I can help you out with my history during that period. I never actually lived in Cornwall but did pass through there (and returned many times) on my way to North Devon. I did start work as a lifeguard at Woolacombe, and soon started making boards with John Hall, another Aussie travelling with me at the time ( KEJO surfboards ). At the end of that summer and through the winter (which nearly killed me), I started the Creamed Honey business at Braunton. John was then shaping for Tiki down the road. Bruce Palmer arrived that summer and started making his own boards. Bruce and I have been friends ever since, and helped each other out from time to time with materials when they were in short supply.

I continued making Creamed Honey Boards for a couple of years until my factory burnt down, a day before I was due to leave for France with a shipment of boards. Unfortunately, the boards where all in the factory and were lost. Not a good day!!!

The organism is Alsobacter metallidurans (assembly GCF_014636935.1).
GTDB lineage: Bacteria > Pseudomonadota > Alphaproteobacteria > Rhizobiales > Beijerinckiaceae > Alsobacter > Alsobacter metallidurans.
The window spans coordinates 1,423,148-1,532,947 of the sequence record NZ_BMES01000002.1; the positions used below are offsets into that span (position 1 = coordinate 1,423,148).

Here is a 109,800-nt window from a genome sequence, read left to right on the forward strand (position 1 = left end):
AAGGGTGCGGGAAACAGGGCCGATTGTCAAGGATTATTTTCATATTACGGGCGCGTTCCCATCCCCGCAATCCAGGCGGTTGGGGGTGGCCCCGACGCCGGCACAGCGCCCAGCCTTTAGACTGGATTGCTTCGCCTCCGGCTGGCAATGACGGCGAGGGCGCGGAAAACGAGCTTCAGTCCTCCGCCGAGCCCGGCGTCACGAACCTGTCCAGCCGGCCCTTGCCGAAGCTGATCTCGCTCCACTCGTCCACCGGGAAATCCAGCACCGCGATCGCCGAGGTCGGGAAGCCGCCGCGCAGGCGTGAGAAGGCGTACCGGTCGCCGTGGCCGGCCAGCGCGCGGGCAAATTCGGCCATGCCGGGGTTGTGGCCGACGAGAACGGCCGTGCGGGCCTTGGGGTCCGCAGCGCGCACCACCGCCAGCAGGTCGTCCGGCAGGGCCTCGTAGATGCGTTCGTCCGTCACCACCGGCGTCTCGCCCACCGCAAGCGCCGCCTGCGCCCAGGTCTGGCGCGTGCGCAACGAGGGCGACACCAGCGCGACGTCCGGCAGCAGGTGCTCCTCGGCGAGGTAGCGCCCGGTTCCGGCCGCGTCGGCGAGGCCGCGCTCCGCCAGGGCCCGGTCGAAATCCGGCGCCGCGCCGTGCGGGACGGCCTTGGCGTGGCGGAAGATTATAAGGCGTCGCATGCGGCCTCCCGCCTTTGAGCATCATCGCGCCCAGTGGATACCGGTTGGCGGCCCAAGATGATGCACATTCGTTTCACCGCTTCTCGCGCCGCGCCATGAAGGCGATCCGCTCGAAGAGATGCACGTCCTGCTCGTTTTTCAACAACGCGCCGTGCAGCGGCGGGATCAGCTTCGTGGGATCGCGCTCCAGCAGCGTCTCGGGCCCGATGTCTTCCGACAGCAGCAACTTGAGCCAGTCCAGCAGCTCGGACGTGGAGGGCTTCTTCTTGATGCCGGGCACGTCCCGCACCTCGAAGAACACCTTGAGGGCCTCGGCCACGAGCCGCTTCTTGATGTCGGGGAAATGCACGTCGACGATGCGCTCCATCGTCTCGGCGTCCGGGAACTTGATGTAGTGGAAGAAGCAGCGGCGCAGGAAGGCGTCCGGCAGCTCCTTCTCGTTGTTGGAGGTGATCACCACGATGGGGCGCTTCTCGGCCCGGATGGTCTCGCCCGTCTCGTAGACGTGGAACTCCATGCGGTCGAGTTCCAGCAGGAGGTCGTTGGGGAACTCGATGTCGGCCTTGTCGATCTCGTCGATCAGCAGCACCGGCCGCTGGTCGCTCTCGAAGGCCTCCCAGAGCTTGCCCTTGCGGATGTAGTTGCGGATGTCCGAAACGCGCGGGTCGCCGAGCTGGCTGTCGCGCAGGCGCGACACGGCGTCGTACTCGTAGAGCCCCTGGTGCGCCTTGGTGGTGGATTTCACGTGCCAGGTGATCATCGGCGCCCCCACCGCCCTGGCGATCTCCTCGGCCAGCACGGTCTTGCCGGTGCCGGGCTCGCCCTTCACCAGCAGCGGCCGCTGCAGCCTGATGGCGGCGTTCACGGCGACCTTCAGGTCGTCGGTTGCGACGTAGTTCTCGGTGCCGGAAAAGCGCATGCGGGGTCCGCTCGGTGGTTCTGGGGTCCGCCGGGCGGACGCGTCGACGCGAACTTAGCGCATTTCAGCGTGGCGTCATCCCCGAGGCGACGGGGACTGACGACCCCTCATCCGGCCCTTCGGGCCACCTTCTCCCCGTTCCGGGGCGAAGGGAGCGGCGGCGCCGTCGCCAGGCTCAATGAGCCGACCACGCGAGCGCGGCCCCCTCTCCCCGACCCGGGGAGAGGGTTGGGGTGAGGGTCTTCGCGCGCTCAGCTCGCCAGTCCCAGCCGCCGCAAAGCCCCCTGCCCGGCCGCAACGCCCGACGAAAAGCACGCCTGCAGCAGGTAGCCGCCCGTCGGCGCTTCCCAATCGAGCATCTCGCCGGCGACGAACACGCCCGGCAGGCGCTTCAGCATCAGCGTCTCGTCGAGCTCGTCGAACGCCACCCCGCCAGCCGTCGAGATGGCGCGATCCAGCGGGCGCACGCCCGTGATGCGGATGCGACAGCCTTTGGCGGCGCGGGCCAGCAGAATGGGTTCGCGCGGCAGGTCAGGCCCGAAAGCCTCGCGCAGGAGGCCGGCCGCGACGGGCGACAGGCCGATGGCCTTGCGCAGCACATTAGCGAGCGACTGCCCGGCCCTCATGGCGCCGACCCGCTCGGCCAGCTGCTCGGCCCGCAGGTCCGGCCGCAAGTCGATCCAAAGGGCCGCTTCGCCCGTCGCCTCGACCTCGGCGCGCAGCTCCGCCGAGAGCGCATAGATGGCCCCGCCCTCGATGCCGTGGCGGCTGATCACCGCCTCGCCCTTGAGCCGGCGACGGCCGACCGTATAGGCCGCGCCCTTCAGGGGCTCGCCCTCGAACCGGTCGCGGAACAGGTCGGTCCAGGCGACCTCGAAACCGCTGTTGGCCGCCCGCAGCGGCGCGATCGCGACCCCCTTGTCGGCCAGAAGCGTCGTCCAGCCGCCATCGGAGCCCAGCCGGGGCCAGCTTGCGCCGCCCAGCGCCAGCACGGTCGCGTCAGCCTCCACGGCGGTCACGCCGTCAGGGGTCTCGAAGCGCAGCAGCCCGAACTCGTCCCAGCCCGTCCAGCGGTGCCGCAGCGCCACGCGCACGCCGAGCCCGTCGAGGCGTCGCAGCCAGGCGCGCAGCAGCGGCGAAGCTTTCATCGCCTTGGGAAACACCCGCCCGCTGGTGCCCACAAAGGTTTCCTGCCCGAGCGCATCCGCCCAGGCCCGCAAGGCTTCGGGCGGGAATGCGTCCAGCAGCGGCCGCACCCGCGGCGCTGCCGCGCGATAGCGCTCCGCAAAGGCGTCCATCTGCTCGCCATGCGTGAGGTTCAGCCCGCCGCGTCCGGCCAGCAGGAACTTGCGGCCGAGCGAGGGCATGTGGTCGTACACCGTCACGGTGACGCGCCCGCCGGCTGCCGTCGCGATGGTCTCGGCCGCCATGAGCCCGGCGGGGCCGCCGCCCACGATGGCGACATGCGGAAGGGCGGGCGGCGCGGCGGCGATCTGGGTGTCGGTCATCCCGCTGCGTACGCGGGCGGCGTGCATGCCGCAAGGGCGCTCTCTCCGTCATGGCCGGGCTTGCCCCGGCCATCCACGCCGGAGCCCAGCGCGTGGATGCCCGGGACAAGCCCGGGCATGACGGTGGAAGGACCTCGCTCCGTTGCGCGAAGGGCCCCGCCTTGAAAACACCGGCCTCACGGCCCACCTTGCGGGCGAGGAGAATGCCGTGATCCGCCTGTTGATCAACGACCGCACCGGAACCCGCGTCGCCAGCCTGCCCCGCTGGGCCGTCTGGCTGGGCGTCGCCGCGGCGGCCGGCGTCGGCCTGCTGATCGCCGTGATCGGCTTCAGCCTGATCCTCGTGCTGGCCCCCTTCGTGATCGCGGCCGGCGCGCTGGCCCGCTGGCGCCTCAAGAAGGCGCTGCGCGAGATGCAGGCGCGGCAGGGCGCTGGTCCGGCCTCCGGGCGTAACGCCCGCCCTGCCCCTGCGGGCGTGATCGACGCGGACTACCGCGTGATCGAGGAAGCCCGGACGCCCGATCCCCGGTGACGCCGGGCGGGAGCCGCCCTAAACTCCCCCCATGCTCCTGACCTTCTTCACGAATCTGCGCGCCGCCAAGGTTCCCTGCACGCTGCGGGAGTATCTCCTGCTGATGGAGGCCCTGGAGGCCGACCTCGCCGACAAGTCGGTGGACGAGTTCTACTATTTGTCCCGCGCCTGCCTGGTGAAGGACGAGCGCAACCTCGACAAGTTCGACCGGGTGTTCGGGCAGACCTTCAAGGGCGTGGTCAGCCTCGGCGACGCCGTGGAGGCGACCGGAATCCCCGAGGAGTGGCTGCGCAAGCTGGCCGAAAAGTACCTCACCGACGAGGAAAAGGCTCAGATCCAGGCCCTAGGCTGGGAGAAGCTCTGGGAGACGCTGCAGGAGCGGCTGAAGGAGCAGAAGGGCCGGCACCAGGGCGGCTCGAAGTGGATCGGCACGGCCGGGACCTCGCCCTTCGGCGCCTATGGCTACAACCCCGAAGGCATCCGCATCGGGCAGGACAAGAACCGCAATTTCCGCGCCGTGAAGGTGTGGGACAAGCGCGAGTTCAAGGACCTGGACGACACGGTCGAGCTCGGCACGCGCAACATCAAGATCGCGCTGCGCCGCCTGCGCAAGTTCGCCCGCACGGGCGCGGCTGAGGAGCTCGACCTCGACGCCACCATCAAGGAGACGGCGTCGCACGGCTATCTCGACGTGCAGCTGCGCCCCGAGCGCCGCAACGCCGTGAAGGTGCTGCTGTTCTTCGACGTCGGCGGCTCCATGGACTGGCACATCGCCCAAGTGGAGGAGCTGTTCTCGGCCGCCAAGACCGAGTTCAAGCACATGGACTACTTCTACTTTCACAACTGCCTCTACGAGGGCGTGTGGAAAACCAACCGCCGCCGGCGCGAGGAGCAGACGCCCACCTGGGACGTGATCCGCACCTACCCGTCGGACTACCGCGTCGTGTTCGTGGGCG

After that, I set up a small factory in a shed at Pickwell Manor Farm for a season, and used my own name on the boards. At the end of that summer I returned to Aust and continued making a small number of boards. Around that time I was offered a job with ExxonMobil and decided to use that to supplement my income, I thought for about six months. That job opened many doors for me and I ended up working for XoM for thirty years (that's a bloody long time!!).

The Silver Wings boards were made in the Creamed Honey factory for the guy who had the surf shop at Watergate Bay. He was looking for a line of boards he could sell at a budget price. I'm not sure how many were made (not a lot) before I decided it did not fit well with my desire to make high quality boards. Having said that, as there were only a few made, I'm sure they will become very collectable... (-: His surf shop also stocked Creamed Honey Boards, in fact, the photo on your website of me in the circle of boards on the grass at Watergate Bay, was a delivery to his shop. Most of those boards were shaped by Richard Harvey.